After first living in temporary accommodations and rented apartments, there came a time when my family began to look for a more permanent dwelling. My father took charge of the house search, but my grandfather had to agree and approve. My grandfather for some reason or another passed up many more beautiful dwellings for one that had two private courtyards, in the front and in the back. This single-family home on Dzhar Kucha Street in Tashkent is the home of my earliest childhood memories. This home also had a separate room where my grandparents lived. As far as I can remember, usually suppers, Shabbos and Yom Tov my grandparents ate by us together with the guests. This is where we lived until the major earthquake of 1966 forced us to move once again to a newer apartment in a different part of the city.

Soon after we moved into the house on Dzhar Kucha Street, my father and grandfather, who were both quite handy, built a sturdy frame from 2×4 beams that stood year-round in the front courtyard as a part of the landscape. My grandfather immediately cut down all the bushes in a large area of the courtyard behind the house, tediously and arduously pulling out all the roots. He then cleared out a huge space to plant a tall type of shrubbery that looked like corn, but didn’t yield any fruit and was used for making brooms.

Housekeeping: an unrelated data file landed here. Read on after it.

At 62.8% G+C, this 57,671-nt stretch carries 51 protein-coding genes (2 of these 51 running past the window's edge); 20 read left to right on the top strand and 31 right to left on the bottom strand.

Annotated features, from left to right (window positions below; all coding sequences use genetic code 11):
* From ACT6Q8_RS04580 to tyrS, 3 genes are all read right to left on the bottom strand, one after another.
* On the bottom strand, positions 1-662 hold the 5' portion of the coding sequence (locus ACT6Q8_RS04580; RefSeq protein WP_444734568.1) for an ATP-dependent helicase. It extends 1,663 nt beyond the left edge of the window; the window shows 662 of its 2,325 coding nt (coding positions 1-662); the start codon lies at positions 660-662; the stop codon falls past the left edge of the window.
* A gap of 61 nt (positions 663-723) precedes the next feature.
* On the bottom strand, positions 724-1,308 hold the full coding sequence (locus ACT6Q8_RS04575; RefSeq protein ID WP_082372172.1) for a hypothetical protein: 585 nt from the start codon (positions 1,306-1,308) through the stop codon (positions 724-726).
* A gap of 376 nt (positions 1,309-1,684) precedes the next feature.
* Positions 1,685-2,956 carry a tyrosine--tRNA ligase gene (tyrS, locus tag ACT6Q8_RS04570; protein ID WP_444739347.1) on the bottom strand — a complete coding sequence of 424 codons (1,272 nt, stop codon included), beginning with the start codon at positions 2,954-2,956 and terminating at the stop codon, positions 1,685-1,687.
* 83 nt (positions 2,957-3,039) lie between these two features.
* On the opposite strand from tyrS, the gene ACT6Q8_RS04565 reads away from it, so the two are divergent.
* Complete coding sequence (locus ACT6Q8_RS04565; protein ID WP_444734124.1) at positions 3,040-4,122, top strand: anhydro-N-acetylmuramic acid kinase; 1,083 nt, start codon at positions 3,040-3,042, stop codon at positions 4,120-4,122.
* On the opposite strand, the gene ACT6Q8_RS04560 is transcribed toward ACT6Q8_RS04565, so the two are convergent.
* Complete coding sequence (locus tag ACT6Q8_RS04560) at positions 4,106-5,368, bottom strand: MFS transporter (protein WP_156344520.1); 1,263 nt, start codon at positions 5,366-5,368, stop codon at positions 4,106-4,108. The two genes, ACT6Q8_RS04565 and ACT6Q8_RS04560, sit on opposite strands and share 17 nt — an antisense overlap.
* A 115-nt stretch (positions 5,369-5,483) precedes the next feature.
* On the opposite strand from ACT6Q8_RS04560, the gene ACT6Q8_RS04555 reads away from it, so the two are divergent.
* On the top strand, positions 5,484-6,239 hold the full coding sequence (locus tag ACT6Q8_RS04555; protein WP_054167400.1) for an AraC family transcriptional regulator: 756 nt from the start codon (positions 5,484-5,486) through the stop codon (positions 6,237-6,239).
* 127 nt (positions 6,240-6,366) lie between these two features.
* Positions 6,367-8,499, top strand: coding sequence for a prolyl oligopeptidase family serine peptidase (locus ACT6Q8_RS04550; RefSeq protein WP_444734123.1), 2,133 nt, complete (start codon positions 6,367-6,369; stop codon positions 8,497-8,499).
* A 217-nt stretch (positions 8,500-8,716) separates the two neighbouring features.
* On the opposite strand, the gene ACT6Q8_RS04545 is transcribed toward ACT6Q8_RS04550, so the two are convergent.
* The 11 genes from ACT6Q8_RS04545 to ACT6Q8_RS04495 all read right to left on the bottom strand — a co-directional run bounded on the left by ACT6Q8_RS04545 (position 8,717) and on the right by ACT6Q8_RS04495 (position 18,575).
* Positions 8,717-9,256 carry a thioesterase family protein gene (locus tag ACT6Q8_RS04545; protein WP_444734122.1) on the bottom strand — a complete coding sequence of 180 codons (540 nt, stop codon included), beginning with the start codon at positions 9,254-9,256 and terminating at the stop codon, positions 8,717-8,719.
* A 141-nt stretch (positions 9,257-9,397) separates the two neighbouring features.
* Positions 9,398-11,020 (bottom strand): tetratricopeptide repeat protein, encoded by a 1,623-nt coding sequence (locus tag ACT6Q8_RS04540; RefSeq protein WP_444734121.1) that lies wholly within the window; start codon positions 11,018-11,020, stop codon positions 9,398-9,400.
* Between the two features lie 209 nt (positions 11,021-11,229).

Initially, this bothered me as a child. Why not plant something more useful? We had some vegetables, such as tomatoes, scallions and horseradish, as well as cherry trees growing in the garden, and our family didn’t make or sell brooms!

Finally, it all made sense when it came time for Sukkos. Around Sukkos time, they added thin-paneled wood (not like the thick plywood used today) to the frame to make walls. My grandfather cut down all that vegetation and used it for schach on our Sukkah! We understood why we needed such a house with an extra courtyard. Obviously, a sukkah was far from legal in Russia, and besides, any construction would require a permit, but we were lucky to have a private courtyard where this could be done unobtrusively. 

The sukkah was designed to fit around ten people, but as many Jews didn’t have their own sukkahs, there were often many more than ten. Neighbors, friends, and relatives brought their own bags of food, while some just stopped in to make a blessing. Ten people became 15, and sometimes as many as 20 or 30. We children hung around in and around the sukkah, playing nearby or watching and listening to the animated chassidic conversation and soul-uplifting songs.

I have a very distinct and wonderful image of that sukkah in my mind’s eye. I can still see it literally stretching, as the very thin wooden panels bent outwards to accommodate the occupants within. From the outside, the sukkah grew to look like a gigantic barrel!


When I was very young, my father was in jail for his Jewish observance and desire that his children grow up as real Jews. My mother worked long, double shifts at a vinyl records factory to put bread on the table. Today, you can have a small gadget with earphones and have all the music you want, but in those days, music came on large vinyl records that were played on a “patefon” (phonograph) and was not even connected to electricity.

[In the 50s, in Russia, people had to be happy with what they could get. The shelves in the stores were empty and the cost of merchandise in the markets was sky high. In the 60s, life began improving, and people wanted to buy and listen to music, among other things. Using plastic material to make vinyl records became a flourishing industry.